A recent opinion piece from FoodSafetyNews highlights the lack of transparency from the FDA regarding food-borne outbreaks (several more listed below).
Here’s an excerpt:
The Halloween disclosure of a multistate E. coli outbreak linked to romaine lettuce raises another concern about the FDA and transparency — the failure to disclose where consumers purchased the tainted product..
Under the Freedom of Information Act and Title 21 of the Code of Regulations, government agencies — and specifically, the FDA — are told to exempt trade secrets and commercial information from any of their releases…
Formulations, ingredients and how products are made are trade secrets. Who supplied the tainted raw material, who made the tainted product and where the tainted product was sold are not a trade secrets – especially during an outbreak. Simplicity, transparency and consistency allows for a visible supply chain and one that consumers can have confidence in.
Recent outbreaks (thanks to colleague for these references):
Multistate Salmonella Outbreak Linked To Ground Beef Causes One Death, Eight Hospitalizations
- Reuters (11/1, Maddipatla) reported, “A multistate outbreak of salmonella linked to ground beef has caused one death in California and eight hospitalizations, U.S. health officials said on Friday. A total of 10 people in six U.S. states were infected with a strain of the bacteria called Salmonella Dublin, according to the Centers for Disease Control and Prevention.”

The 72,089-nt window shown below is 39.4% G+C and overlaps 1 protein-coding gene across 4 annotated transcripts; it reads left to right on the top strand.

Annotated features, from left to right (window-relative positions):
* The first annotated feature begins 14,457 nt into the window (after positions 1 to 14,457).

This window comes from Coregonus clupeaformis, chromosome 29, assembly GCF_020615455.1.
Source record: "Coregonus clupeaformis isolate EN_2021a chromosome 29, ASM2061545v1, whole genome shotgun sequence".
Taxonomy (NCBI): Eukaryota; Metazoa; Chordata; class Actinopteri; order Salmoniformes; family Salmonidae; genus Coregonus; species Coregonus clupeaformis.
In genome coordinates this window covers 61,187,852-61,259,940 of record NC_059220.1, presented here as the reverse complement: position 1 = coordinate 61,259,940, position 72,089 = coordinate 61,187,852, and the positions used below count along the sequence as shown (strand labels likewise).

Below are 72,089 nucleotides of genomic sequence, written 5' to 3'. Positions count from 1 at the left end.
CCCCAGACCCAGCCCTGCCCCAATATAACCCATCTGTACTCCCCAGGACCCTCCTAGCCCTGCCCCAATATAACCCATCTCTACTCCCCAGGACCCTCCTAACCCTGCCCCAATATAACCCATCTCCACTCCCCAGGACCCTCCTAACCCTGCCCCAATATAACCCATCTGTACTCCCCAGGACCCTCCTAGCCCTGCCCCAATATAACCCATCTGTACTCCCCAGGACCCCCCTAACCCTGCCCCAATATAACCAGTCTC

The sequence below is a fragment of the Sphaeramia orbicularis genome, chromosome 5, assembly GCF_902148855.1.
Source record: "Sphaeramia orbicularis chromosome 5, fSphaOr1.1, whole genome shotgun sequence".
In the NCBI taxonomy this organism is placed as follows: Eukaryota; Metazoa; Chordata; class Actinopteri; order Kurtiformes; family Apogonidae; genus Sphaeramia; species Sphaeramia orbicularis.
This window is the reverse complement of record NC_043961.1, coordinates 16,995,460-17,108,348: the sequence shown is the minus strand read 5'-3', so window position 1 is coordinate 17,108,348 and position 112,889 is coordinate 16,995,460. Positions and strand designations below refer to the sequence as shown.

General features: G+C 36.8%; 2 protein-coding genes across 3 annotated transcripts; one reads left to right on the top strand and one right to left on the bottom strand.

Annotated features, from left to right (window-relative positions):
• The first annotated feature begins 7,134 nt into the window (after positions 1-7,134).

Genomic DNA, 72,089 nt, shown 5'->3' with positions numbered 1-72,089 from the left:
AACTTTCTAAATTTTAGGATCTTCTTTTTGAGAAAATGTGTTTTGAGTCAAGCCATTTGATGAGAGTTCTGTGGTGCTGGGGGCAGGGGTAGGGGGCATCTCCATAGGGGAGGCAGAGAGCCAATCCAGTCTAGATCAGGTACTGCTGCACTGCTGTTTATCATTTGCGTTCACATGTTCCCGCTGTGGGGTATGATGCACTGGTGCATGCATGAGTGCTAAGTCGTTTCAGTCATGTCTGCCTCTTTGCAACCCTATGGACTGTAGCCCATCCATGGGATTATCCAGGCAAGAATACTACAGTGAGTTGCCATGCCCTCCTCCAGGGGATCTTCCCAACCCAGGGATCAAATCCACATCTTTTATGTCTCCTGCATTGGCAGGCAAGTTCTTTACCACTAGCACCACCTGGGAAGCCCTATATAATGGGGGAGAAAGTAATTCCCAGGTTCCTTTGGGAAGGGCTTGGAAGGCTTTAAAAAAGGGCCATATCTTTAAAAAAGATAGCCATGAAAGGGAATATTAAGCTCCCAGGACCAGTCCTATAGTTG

- TIME (11/2, Carlisle) reported, “Officials have not yet identified a single common source of the ground beef that is believed to be spreading the Salmonella Dublin based on epidemiological and laboratory evidence. According to the CDC, the sick individuals reported eating different brands of ground beef at different locations.”
- CNN (11/1, Christensen) also reported the story.
Previously Undisclosed E. Coli Outbreak Linked To Romaine Lettuce Sickened Nearly Two Dozen People, FDA Says
- The Washington Post (11/1, Brice-Saddler) reported, “A previously undisclosed E. coli outbreak linked to romaine lettuce sickened nearly two dozen people between July and early September, the Food and Drug Administration said Thursday – a delayed announcement one food safety lawyer called a ‘lie to the public in all respects.’” The piece added, “Illnesses associated with the outbreak infected 23 people across 12 states from July 12 to Sept. 8, according to the FDA. No patients died of their illnesses, and officials say there is no ongoing public health risk.”
- A (Canadian) nationwide recall of freshcut vegetables continues to expand with dozens of products and multiple brands now on the list. Products potentially contaminated with Listeria monocytogenes are cole slaw, riced cauliflower, green beans, noodles, kale salads and more. Some of the products do not expire for 10 days or more, so consumers and businesses are urged to check their supplies for the recalled products listed here by the Canadian government
My take: Food-borne illnesses cause 48 million cases in U.S. each year (CDC estimates) and 3000 deaths (MMWR 64:2, 2015). More transparency is needed.
Related blog post: Food Safety Lecture-It’s Still A Jungle Out There